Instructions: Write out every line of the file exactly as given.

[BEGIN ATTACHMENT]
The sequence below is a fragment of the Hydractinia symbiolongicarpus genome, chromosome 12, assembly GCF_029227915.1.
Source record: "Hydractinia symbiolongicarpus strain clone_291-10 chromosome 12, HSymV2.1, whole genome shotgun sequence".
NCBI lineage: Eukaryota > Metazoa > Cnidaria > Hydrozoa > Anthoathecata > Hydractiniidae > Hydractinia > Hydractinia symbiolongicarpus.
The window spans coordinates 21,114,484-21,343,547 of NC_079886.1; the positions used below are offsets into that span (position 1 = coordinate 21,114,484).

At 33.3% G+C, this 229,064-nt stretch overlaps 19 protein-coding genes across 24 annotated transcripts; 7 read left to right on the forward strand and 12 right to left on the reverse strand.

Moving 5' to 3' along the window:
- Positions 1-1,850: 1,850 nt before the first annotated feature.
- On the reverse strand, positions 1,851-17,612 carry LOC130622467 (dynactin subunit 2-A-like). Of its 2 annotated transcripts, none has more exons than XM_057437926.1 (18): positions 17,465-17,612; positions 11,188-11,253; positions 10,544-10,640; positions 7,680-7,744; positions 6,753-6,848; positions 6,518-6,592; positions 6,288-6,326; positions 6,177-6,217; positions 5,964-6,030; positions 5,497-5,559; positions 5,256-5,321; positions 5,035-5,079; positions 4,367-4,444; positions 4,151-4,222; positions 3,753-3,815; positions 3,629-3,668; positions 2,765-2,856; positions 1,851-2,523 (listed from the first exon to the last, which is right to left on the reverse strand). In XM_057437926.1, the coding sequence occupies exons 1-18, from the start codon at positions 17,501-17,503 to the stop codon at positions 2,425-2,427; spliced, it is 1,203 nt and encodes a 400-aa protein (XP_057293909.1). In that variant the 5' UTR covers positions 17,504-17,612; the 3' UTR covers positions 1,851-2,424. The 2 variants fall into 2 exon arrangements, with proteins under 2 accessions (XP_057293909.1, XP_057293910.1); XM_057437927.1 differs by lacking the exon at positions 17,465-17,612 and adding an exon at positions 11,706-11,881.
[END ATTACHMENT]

The sequence below is a fragment of the Hydractinia symbiolongicarpus genome, chromosome 12, assembly GCF_029227915.1.
Source record: "Hydractinia symbiolongicarpus strain clone_291-10 chromosome 12, HSymV2.1, whole genome shotgun sequence".
NCBI lineage: Eukaryota > Metazoa > Cnidaria > Hydrozoa > Anthoathecata > Hydractiniidae > Hydractinia > Hydractinia symbiolongicarpus.
The window spans coordinates 21,114,484-21,343,547 of NC_079886.1; the positions used below are offsets into that span (position 1 = coordinate 21,114,484).

At 33.3% G+C, this 229,064-nt stretch overlaps 19 protein-coding genes across 24 annotated transcripts; 7 read left to right on the forward strand and 12 right to left on the reverse strand.

Moving 5' to 3' along the window:
- Positions 1-1,850: 1,850 nt before the first annotated feature.
- On the reverse strand, positions 1,851-17,612 carry LOC130622467 (dynactin subunit 2-A-like). Of its 2 annotated transcripts, none has more exons than XM_057437926.1 (18): positions 17,465-17,612; positions 11,188-11,253; positions 10,544-10,640; positions 7,680-7,744; positions 6,753-6,848; positions 6,518-6,592; positions 6,288-6,326; positions 6,177-6,217; positions 5,964-6,030; positions 5,497-5,559; positions 5,256-5,321; positions 5,035-5,079; positions 4,367-4,444; positions 4,151-4,222; positions 3,753-3,815; positions 3,629-3,668; positions 2,765-2,856; positions 1,851-2,523 (listed from the first exon to the last, which is right to left on the reverse strand). In XM_057437926.1, the coding sequence occupies exons 1-18, from the start codon at positions 17,501-17,503 to the stop codon at positions 2,425-2,427; spliced, it is 1,203 nt and encodes a 400-aa protein (XP_057293909.1). In that variant the 5' UTR covers positions 17,504-17,612; the 3' UTR covers positions 1,851-2,424. The 2 variants fall into 2 exon arrangements, with proteins under 2 accessions (XP_057293909.1, XP_057293910.1); XM_057437927.1 differs by lacking the exon at positions 17,465-17,612 and adding an exon at positions 11,706-11,881.